Nov 17, 2011, 4:20 PM, Posted by mtomlinson

By Gail R. Wilensky, Senior Fellow, Project HOPE

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Medicare has been moving away from reimbursing providers using fee for service payments and toward the use of bundled payments since the introduction of DRGs in 1983. The initial impetus for the change in reimbursement was the recognition that reimbursing hospitals on the basis of number of days spent in the hospital encouraged the use of additional days during a stay, especially since reimbursements had been based on the average cost per day even though most hospital stays are “front-loaded” in terms of their costs—with early days being much more expensive than last days in a stay.

Since 1983, the use of bundled payments by Medicare has been extended to outpatient hospital visits, home care and to a limited extent, to nursing home reimbursement. The major exception has been the way physician services are paid which has remained based on the use of a disaggregated fee for service schedule where physicians bill Medicare on the basis of 8,000 billing codes. Due to concerns about uncontrolled spending with a disaggregated fee schedule, it was combined with a spending limit that attempts to regulate fees per unit of service based on aggregate spending on physician services. The continued use of this reimbursement system has caused enormous frustration among physicians while doing little to slow the actual rate of growth of spending on physician services since the spending limit has been ignored every year it was breached except for 2002. Creating the appropriate bundle of payments to use for physician services has apparently not been possible, although it is not obvious that much effort has been directed to developing an alternative system of payments for physicians.

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Be Careful What We Ask For...

Nov 10, 2011, 6:00 PM, Posted by mtomlinson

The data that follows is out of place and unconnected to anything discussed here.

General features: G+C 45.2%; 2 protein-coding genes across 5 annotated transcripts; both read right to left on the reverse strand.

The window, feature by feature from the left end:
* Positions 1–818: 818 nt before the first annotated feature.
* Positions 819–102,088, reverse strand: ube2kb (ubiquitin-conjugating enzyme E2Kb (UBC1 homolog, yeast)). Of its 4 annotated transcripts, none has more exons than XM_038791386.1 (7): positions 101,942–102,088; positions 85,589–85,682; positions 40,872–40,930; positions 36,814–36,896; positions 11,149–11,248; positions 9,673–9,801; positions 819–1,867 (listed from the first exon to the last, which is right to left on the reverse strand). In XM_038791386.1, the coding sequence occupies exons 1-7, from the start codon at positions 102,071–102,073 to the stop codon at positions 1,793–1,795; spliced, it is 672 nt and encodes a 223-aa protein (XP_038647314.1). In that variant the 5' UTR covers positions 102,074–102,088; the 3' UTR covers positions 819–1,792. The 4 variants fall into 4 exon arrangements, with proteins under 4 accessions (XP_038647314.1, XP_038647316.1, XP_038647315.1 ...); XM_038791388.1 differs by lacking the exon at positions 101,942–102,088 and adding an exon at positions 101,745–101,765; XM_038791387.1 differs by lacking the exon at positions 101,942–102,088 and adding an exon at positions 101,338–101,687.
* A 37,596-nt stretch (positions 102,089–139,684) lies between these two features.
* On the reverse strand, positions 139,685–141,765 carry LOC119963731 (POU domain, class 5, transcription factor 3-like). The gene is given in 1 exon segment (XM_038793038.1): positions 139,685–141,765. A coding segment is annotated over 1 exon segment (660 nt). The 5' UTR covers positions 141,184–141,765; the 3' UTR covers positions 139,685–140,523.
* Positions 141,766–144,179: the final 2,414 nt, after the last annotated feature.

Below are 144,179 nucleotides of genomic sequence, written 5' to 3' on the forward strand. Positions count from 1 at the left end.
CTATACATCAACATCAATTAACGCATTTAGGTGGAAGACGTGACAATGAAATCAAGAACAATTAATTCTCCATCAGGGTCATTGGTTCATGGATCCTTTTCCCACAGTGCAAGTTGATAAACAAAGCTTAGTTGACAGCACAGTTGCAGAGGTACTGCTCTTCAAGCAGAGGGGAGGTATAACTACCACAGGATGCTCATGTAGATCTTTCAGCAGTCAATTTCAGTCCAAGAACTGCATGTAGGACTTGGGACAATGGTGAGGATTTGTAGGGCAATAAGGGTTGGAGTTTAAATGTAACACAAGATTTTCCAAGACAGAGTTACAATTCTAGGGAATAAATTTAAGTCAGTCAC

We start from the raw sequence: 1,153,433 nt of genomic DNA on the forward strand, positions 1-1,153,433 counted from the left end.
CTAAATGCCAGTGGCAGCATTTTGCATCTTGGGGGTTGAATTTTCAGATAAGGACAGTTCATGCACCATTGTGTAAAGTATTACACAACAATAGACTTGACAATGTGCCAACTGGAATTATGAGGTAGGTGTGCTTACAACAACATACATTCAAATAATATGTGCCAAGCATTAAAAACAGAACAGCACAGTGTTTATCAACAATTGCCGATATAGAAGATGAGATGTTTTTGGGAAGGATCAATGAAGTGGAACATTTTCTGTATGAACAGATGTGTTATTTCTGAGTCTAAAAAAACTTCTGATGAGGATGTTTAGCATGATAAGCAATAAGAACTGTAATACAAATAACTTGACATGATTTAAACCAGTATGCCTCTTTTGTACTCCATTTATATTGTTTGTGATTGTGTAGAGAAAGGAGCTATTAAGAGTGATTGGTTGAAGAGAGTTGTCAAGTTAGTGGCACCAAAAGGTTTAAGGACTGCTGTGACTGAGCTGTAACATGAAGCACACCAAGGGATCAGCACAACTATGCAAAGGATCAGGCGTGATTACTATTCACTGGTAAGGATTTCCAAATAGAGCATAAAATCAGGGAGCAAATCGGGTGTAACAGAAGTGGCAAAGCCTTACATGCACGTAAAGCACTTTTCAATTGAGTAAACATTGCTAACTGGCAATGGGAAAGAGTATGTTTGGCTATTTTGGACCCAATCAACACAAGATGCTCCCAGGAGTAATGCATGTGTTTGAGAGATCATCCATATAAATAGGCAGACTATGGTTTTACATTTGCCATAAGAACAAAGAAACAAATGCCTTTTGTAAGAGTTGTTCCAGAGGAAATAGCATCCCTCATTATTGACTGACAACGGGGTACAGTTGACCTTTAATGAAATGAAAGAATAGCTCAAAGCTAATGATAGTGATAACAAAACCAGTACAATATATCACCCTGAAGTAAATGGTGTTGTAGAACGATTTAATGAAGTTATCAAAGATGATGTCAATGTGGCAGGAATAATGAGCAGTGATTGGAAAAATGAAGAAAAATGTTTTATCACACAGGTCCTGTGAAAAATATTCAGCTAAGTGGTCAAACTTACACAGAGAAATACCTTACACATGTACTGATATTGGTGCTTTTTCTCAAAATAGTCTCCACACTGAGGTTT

By Kathy Harris, MS, RN, CENP, FACHE, Regional Vice President, Clinical Services, Banner Health

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Within the professional lifetimes of many practicing nurses there have been episodic efforts to establish the BSN as entry into professional practice and licensure. It might be argued that these efforts succeeded in “moving the dial” to a greater or lesser extent but there is no argument about the fact that today only 50% of nurses in this country have been educated at the BSN level or higher1.

Concomitant with, and for many years prior to, these efforts, the nation’s health care industry has experienced fluctuations in the availability of licensed nurses with whom to staff sites of care. Consequences of these variations include the establishment of multiple points of entry into practice (AD, Diploma, LPN, BSN, ND, some MSN programs) making it difficult for many to understand and fully appreciate the professional differences among the preparational levels as well as the value each brings to the delivery of patient care.

Today the evidence points quite clearly to the benefits of preparation at the baccalaureate level. The educational requirements of preparation for practice will need to be even more demanding than at present as the complexity of acute care grows and new sites for care are identified.

As more aspiring and practicing nurses begin working toward baccalaureate degrees, academic settings will be stressed to extremes as they attempt to meet the growing demand for nurses prepared at the BSN level while utilizing fewer faculty, enjoying less physical and clinical space, and experiencing growing demands for nurses trained differently than in the past.

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Impact of Bundled Payments: Opportunities and Threats to Nurses

Nov 3, 2011, 2:00 PM, Posted by mtomlinson

By Ellen T. Kurtzman, MPH, RN, FAAN, Assistant Research Professor, School of Nursing, The George Washington University

While any restructuring of the payment system will create incentives that alter providers’ behaviors, bundled payments—single, all-inclusive payments for multiple services across an episode of care—are likely to have profound influences on the health care workforce. Here I contend that the impact of these new payment methodologies will present unique opportunities and threats to nurses—the single largest segment of this workforce. Though the profession’s traditional roles and historical strengths are in care management and coordination, patient education and self-care management, public health and wellness, patient safety and surveillance, and transitional care (IOM, 2011), these contributions have not been typically recognized, measured, reported or rewarded. A bundled payment system could elevate the importance of these roles.